Yes. Under New Jersey’s Prevention of Domestic Violence Act repeated phone calls from an ex-girlfriend would place our lawyers in a position to successfully argue your case in the Family Part of the Superior Court of New Jersey. Specifically, the attorneys at our law firm would argue that you had every reason to be fearful for your (and in the case discussed below, your family’s) welfare and safety due to the ex-girlfriend’s harassing behavior.

In A.W. v. N.M., the parties began having an affair while both married to other people. The affair lasted for approximately five months before A.W. ended the relationship with N.M. A.W. told N.M. that he intended to tell his wife about the affair and that he no longer wished to have any contact with N.M. in the future. Following the break-up, N.M. called A.W. on his home, cell, and work phone hundreds of times. A.W. claims that N.M. called him and pretended to be an employee from his child’s daycare so that A.W. would pick up her call. A.W. also stated that N.M. sent A.W.’s wife inappropriate and offensive text messages and that N.M. went to A.W.’s home insisting on speaking to A.W.’s wife. A.W. also stated that he once saw N.M. follow him and his family in their car and that during this incident, N.M. got out of her car at a red light, ran to A.W.’s car, and started screaming and banging on the windows. A.W. also explained that he saw N.M. near his home the following day, and watched N.M. follow him to his child’s daycare where she allegedly slashed his tire. A.W. reported both incidents to the police.

A.W. was granted a temporary restraining order (“TRO”), which temporarily prohibits N.M. from contacting or communicating with A.W. in any form. Although N.M. was provided a copy of the TRO, she continued to call A.W. at his place of employment. In January 2016, the parties entered into a consent agreement, which prevented N.M. from interacting or communicating with A.W. or his family in any way. The consent agreement also stated that N.M. was prohibited from being within 100 feet of A.W. or his family. N.M. continued to contact A.W. even though she agreed not to in the consent agreement. N.M. continuously called A.W. at work from a blocked number and breathed heavily into the phone, remained silent when A.W. answered, or hung-up before A.W. answered the call. N.M. also sent photos of herself wearing a bikini to A.W.’s work email. On Valentine’s Day, N.M. sent cards and hot chocolate to A.W. at work.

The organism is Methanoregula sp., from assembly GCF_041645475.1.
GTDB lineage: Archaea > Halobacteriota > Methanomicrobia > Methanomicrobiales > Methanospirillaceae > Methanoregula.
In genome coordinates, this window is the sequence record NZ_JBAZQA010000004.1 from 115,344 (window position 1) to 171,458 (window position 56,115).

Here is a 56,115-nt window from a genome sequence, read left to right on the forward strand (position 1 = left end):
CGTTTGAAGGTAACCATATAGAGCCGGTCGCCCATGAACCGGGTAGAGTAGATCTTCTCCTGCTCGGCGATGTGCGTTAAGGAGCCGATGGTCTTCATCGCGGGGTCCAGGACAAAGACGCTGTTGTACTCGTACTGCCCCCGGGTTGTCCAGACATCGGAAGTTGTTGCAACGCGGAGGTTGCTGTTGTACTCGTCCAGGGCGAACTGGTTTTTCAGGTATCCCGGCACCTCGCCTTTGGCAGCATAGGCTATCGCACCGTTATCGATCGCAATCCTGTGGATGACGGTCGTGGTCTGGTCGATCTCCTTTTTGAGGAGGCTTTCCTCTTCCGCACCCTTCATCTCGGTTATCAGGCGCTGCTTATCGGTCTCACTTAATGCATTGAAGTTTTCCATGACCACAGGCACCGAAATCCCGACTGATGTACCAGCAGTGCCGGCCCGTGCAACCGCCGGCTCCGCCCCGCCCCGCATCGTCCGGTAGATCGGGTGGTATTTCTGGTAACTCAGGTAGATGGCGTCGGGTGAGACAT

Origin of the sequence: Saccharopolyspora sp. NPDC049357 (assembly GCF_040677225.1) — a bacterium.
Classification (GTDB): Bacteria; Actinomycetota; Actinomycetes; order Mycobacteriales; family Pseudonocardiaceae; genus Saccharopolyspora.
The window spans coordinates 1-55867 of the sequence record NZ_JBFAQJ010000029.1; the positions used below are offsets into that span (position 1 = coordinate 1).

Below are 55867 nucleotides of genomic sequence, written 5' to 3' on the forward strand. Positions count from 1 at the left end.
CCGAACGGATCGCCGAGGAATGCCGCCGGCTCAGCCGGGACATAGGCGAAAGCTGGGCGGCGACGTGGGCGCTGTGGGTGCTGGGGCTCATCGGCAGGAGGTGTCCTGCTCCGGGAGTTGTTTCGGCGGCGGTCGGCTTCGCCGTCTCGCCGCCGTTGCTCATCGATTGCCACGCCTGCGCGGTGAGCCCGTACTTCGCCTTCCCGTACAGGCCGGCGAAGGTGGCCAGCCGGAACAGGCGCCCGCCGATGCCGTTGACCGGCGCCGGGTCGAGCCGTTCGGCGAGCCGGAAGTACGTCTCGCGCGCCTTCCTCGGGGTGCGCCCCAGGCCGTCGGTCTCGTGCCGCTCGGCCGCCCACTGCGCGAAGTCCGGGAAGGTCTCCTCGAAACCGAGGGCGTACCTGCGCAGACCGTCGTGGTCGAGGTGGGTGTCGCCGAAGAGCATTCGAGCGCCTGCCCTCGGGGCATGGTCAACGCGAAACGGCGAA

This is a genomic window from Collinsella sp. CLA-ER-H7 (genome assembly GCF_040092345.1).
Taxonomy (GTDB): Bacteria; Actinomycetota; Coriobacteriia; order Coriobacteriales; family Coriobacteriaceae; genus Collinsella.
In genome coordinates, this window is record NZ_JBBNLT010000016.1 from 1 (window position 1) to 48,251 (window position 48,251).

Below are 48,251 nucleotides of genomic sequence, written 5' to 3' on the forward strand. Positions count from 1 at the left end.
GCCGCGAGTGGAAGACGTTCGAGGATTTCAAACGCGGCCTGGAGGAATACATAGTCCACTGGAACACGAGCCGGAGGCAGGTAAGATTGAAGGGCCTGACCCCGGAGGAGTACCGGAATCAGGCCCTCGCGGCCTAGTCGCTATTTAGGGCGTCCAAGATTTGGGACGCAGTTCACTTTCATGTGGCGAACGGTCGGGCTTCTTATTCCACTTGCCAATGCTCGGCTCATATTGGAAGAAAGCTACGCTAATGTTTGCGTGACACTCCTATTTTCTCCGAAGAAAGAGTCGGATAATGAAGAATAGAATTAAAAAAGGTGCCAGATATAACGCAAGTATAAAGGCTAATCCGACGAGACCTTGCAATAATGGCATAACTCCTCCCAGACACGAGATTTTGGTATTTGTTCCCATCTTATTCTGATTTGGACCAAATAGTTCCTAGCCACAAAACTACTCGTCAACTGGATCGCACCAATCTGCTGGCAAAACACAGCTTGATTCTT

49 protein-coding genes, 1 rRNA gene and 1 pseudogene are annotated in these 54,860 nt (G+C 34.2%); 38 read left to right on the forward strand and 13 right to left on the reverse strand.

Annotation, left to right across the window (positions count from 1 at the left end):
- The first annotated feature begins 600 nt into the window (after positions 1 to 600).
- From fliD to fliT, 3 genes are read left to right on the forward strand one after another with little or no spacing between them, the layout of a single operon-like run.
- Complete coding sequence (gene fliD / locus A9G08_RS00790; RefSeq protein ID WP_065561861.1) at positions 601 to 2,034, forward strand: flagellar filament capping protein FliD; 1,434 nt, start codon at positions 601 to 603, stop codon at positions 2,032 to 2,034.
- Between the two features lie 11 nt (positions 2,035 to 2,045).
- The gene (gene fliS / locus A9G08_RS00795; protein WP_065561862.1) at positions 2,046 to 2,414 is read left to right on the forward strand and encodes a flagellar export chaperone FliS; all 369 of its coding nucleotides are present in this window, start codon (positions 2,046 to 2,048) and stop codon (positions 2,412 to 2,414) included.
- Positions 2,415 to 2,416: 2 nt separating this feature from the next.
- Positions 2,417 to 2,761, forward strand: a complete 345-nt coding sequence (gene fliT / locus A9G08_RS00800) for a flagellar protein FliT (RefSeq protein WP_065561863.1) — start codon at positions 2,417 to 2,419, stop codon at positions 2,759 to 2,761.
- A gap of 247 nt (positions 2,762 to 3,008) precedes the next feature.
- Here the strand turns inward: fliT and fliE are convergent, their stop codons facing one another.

Despite letters from A.W.’s attorney to N.M.’s attorney warning that if N.M. continued to contact A.W., he would file for another TRO, N.M. continued calling A.W. On February 24, 2016, A.W. was granted another TRO against N.M. on the basis of stalking and harassment. N.M. continued to contact and communicate with A.W. despite the second TRO and was recorded on store surveillance purchasing a phone that she used to call A.W. over fifty times at work. A.W. reported N.M.’s violations of the TRO and consent agreement to the police, and N.M. was subsequently arrested and charged with contempt under N.J.S.A. 2C:29-9(b) and harassment under N.J.S.A. 2:C:33-4(a).